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A new project, looking at the effect of blood containing anti-tumour activating cells on liver cancer, has been funded by the Efficacy and Mechanism Evaluation (EME) Programme, an MRC and NIHR partnership.


 The number of people affected by liver cancer is increasing, with 4,000 new cases being diagnosed each year. Sadly, many of these patients are not suitable for surgery and will be offered alternative treatment or care.

 In some cases, Transarterial Chemoembolization (TACE) will be offered, which delivers cancer treatment directly to the tumour through minimally invasive means. This involves an injection of a chemotherapy drug directly into the blood vessels supplying the tumour, followed by blockage of these vessels. This process aims to starve the tumour of blood flow and slow its growth. It has also been shown that TACE can stimulate the body’s own anti-tumour immune responses.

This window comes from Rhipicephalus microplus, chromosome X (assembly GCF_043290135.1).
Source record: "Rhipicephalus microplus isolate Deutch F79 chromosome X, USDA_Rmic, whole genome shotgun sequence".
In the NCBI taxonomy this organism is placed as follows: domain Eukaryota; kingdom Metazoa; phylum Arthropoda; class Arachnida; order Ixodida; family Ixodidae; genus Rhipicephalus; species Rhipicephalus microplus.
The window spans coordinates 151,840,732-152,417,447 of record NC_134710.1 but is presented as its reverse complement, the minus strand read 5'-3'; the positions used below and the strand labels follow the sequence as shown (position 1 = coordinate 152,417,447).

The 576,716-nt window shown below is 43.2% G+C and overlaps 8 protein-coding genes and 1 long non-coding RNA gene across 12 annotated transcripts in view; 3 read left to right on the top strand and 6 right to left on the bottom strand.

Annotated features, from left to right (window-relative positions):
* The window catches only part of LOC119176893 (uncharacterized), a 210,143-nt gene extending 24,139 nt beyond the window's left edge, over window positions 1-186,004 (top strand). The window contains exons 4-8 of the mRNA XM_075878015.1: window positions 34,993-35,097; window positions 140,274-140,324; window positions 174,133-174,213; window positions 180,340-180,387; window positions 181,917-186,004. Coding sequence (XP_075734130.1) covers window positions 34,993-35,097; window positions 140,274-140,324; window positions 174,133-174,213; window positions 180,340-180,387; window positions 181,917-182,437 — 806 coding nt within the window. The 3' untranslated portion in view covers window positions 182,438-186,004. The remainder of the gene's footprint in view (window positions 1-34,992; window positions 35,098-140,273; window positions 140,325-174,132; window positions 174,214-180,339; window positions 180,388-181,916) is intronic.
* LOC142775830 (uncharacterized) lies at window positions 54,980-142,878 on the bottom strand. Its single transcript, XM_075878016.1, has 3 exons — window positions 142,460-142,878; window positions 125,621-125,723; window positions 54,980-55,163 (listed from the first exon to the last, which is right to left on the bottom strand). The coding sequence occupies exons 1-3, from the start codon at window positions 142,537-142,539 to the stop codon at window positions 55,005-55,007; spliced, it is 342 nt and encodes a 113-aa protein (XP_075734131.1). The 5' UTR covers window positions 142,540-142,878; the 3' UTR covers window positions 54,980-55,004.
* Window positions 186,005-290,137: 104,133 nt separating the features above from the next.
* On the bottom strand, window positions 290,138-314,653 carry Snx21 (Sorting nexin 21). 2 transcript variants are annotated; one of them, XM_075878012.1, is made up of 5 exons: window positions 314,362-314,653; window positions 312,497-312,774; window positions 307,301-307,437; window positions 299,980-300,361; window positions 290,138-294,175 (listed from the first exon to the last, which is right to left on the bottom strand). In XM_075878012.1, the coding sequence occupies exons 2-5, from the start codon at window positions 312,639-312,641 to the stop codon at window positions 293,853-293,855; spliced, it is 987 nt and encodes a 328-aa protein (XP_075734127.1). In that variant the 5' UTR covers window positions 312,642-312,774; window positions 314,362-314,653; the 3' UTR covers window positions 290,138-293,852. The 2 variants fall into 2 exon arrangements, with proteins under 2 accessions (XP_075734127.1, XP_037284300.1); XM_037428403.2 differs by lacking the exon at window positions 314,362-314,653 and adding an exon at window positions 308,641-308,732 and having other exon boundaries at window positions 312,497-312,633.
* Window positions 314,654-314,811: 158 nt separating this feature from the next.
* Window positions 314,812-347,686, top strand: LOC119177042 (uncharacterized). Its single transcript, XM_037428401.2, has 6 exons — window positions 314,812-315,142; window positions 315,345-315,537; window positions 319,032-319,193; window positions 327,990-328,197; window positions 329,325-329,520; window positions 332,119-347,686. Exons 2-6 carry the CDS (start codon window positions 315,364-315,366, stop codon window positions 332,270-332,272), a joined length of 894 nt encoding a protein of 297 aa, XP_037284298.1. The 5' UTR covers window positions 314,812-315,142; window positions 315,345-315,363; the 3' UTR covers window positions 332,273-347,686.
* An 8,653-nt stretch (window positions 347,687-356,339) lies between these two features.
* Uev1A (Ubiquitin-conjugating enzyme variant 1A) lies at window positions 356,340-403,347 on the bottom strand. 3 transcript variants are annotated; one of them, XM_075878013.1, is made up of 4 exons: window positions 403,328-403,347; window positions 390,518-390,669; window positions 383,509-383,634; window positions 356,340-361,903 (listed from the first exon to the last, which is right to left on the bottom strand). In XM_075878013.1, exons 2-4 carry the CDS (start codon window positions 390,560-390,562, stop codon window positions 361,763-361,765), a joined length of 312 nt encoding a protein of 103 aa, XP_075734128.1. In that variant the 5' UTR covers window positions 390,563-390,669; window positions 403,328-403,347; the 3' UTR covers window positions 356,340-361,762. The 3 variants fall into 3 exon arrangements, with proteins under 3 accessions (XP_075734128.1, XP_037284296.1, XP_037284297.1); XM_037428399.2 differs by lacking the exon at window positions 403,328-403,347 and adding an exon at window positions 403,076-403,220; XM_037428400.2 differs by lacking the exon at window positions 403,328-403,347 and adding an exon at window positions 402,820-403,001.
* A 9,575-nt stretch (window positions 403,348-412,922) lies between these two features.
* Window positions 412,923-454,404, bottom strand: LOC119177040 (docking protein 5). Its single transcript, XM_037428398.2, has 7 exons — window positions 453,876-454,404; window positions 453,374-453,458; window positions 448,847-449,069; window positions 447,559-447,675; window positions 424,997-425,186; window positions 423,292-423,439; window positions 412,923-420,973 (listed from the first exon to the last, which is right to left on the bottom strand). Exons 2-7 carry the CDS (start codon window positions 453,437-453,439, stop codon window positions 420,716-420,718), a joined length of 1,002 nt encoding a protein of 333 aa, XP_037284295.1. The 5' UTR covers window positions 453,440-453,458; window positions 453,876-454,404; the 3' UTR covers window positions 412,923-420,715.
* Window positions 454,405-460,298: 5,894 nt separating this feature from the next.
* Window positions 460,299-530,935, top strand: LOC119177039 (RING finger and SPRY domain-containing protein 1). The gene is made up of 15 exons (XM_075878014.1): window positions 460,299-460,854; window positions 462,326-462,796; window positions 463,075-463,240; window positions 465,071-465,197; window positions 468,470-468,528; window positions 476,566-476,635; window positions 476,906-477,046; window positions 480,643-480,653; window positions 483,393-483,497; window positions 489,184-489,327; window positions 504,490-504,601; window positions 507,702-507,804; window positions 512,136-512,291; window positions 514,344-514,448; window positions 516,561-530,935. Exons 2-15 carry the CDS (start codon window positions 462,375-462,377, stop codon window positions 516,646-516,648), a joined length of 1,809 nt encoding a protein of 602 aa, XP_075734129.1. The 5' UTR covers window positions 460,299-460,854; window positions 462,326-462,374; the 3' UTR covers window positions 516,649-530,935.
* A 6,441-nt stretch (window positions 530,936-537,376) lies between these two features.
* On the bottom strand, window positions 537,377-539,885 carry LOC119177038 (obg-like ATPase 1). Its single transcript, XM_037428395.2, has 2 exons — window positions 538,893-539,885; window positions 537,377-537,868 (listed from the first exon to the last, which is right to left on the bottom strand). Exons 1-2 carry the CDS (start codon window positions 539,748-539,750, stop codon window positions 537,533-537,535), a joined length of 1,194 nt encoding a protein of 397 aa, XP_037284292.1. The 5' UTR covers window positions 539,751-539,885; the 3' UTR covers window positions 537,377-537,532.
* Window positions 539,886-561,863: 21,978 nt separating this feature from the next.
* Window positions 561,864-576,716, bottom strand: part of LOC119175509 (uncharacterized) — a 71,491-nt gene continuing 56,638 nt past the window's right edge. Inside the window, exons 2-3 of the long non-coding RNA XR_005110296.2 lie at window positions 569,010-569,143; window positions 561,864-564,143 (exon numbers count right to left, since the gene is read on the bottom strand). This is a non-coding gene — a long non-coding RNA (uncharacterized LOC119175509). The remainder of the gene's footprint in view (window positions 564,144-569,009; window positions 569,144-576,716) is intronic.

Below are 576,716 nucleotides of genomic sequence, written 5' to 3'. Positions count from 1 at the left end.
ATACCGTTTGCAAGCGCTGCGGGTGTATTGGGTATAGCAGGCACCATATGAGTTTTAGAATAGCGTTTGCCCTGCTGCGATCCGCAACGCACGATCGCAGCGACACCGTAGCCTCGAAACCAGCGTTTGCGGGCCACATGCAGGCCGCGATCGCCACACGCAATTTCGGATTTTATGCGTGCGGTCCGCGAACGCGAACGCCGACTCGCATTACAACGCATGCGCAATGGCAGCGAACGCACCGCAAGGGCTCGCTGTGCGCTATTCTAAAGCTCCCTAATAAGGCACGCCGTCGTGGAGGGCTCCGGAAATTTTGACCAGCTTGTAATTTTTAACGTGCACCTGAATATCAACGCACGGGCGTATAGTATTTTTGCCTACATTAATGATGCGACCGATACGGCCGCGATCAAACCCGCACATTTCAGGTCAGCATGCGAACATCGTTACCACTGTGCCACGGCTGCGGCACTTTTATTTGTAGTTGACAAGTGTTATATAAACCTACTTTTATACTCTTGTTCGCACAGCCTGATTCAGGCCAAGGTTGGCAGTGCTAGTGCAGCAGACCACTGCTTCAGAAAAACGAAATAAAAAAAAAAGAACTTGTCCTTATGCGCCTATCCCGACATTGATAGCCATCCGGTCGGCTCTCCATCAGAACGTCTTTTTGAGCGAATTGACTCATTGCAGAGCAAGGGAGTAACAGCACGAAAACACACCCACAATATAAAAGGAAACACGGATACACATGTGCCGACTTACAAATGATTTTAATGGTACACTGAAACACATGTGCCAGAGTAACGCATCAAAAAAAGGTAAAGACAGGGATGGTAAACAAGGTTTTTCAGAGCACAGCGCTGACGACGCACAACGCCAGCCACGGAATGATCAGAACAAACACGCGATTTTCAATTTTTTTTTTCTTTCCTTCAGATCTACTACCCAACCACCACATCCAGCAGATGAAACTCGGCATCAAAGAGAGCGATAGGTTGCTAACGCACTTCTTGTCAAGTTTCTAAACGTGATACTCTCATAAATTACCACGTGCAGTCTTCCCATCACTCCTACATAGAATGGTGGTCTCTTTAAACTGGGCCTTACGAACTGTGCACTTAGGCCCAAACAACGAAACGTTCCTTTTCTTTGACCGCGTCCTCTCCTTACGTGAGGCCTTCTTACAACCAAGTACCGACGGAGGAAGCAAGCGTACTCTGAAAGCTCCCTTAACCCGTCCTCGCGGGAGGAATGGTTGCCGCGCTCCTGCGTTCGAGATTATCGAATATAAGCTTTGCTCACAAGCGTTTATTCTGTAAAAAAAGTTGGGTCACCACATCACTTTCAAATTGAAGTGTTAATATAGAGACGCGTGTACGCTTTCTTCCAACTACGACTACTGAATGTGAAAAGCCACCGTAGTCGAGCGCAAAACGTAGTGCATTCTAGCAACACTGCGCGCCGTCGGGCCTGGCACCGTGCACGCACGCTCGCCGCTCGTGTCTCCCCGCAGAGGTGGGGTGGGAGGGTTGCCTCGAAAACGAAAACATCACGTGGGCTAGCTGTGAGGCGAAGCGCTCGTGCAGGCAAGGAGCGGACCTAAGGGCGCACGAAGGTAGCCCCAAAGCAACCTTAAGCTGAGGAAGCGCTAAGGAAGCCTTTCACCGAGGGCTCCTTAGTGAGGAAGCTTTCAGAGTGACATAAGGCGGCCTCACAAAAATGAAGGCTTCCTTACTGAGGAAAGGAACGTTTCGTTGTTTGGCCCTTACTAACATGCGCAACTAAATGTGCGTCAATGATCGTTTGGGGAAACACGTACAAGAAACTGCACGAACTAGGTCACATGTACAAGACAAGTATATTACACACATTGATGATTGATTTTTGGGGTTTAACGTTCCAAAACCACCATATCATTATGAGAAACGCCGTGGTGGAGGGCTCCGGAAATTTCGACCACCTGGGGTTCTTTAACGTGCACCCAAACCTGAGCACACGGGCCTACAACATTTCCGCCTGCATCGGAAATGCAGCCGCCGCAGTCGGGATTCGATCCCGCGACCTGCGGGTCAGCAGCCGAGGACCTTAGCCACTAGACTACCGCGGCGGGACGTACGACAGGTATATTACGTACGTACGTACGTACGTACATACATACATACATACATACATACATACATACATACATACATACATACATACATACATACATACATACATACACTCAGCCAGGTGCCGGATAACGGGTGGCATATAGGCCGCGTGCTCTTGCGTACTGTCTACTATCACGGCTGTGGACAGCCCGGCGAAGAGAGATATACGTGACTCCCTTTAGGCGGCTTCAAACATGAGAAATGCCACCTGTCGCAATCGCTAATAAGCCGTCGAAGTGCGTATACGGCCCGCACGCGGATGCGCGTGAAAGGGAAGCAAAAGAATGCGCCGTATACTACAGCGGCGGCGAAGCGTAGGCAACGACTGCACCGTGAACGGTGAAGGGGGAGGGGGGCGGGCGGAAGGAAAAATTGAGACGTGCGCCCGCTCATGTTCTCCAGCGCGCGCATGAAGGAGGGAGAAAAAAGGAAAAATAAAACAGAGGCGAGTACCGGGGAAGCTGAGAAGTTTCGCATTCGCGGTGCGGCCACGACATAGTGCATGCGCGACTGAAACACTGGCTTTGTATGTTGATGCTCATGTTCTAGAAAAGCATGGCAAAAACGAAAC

Previous research has given an early indication that this response could be boosted using a type of white blood cell called a dendritic cell. These cells are taken from the patient’s own blood and loaded with proteins from cancer cells before being injected back into the patients’ blood stream.

 Researchers, led by Professor David Adams of the University of Birmingham, will split the participants of the trial into two groups; the first group will receive TACE combined with a low-dose of a drug called cyclophosphamide, which has been shown to deplete regulatory T cells that suppress anti-tumour activity (known as pre-conditioning). The second group will receive the same treatment plus vaccination with the modified dendritic cells. These patients will then receive three further infusions at monthly intervals of the pre-conditioning and vaccination. All participants will have follow-up appointments every three months. Patients on the experimental arm with no disease progression will receive further pre-conditioning and vaccination at three monthly intervals until progression.